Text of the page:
Riding a classic storm

Callum HunterSouth Western Times
Finn Little makes his big screen debut, starring as a young Mike Kingley in Storm Boy – the latest film adaptation of the children’s book of the same name.
Camera IconFinn Little makes his big screen debut, starring as a young Mike Kingley in Storm Boy – the latest film adaptation of the children’s book of the same name.

Shawn Sheet’s Storm Boy is the latest film adaptation of Colin Thiele’s 1964 novel of the same name, with another being released in 1976.

The latest version stars big screen newcomer Finn Little, alongside Academy Award winner Geoffrey Rush and Jai Courtney.

Retired businessman Michael Kingley (Rush) begins to see images from his long-forgotten childhood, in which he rescued and raised an orphaned pelican, Mr Percival – the best friend he ever had.

Little’s performance as ‘Storm Boy’ (young Michael) is genuinely touching, to the point of being almost flawless with several audience members moved to tears.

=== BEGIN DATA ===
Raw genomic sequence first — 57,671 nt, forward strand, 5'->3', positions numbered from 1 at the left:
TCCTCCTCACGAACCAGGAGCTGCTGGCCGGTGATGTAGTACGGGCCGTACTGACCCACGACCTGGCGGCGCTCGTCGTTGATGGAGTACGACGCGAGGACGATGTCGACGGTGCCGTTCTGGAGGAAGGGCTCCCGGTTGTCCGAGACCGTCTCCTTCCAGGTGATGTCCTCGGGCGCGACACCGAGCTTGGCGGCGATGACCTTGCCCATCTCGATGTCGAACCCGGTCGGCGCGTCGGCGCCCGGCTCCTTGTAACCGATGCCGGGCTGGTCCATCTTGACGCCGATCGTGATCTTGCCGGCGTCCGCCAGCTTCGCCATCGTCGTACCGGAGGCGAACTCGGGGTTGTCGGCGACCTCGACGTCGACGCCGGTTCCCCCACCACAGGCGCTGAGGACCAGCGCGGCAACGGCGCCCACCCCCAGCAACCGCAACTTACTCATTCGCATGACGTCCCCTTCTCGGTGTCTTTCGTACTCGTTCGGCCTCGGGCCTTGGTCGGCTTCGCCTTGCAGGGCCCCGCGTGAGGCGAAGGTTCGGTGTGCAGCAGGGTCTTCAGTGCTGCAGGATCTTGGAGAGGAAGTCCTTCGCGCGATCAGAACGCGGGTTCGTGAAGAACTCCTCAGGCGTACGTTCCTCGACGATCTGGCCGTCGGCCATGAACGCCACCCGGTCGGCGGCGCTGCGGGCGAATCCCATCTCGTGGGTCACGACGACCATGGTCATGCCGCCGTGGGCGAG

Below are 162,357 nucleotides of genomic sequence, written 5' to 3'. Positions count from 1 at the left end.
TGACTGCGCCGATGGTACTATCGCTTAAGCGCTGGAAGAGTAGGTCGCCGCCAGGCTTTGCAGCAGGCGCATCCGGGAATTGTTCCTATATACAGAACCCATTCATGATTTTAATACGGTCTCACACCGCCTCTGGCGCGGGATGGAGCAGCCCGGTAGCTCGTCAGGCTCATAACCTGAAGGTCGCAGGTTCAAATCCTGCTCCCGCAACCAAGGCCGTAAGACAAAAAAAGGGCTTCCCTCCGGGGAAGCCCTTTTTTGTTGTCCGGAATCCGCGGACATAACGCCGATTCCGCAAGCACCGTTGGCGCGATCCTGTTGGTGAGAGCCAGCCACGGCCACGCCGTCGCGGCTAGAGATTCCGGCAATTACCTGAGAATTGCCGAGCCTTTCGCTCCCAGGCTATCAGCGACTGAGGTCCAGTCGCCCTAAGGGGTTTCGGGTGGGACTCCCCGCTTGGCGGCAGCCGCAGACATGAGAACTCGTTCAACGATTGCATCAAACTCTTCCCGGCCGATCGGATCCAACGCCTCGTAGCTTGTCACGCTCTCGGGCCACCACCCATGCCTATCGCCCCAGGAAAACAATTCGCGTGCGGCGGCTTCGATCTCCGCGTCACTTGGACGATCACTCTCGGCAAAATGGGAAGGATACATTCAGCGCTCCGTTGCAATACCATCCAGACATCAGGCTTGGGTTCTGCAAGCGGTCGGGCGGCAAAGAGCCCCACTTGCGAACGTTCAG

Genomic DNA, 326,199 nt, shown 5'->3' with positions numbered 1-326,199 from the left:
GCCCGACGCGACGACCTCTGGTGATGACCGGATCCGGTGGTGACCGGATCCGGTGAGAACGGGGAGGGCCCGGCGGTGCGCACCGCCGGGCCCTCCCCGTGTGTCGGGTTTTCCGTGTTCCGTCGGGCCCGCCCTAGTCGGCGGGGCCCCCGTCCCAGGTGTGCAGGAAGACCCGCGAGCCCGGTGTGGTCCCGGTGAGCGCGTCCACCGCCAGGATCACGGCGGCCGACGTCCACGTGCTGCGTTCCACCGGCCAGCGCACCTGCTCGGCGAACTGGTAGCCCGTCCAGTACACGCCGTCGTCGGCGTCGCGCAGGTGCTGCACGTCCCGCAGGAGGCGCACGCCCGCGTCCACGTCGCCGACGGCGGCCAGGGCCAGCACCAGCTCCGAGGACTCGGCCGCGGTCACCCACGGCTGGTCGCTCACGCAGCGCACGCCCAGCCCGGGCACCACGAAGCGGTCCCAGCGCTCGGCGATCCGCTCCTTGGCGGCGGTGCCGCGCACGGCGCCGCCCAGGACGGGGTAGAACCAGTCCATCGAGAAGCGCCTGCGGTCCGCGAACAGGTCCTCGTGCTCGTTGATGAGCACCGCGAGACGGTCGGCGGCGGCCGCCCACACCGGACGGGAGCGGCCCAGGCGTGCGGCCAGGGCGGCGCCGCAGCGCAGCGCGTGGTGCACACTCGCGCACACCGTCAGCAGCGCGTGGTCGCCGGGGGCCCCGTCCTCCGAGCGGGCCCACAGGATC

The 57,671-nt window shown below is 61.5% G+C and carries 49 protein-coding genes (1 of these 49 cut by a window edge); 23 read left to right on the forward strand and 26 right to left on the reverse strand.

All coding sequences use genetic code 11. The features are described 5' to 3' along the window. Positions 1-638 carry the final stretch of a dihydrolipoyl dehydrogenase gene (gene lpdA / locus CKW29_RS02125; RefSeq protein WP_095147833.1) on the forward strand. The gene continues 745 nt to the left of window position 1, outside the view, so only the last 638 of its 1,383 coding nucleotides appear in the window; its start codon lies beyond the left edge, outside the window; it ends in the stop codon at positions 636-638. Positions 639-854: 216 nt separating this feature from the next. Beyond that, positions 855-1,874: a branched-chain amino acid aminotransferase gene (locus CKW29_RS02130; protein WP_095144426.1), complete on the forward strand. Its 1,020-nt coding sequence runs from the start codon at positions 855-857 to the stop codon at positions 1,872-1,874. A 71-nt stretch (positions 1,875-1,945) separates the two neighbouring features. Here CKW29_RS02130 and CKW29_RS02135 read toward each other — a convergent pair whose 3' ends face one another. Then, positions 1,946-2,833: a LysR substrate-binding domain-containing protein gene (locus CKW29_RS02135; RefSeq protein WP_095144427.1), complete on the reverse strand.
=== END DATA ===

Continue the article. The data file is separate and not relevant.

Special mention has to go to the team responsible for training the unsung heroes of this movie, the pelicans – Mr Percival, Mr Proud and Mr Ponder.

The way the feathered cast members interact with Little and environment around them is fantastic, with it perfectly believable he did raise them as his own.

Rush gives a predictably stellar performance full of emotion and passion while Courtney also does well in his role as Michael’s father ‘Hideaway Tom’.

The writing of all characters is polished, with nothing overdone like in some other Australian films which cross the line into being artsy-fartsy and giving the impression everybody involved was trying too hard.

The cinematography is spot-on and while the CGI elements are not on the same level as Star Wars or Infinity War, they serve their purpose.

CGI is not the point of this movie though, it is not an action-packed blockbuster from the MCU, it is a feel-good, Aussie, family film.

It is funny in places and sad in others with no real lulls or plateaus.

Sheet should take a bow for his work here. This is easily on the level of movies like Red Dog, just minus the buckets of tears.

- 8/10

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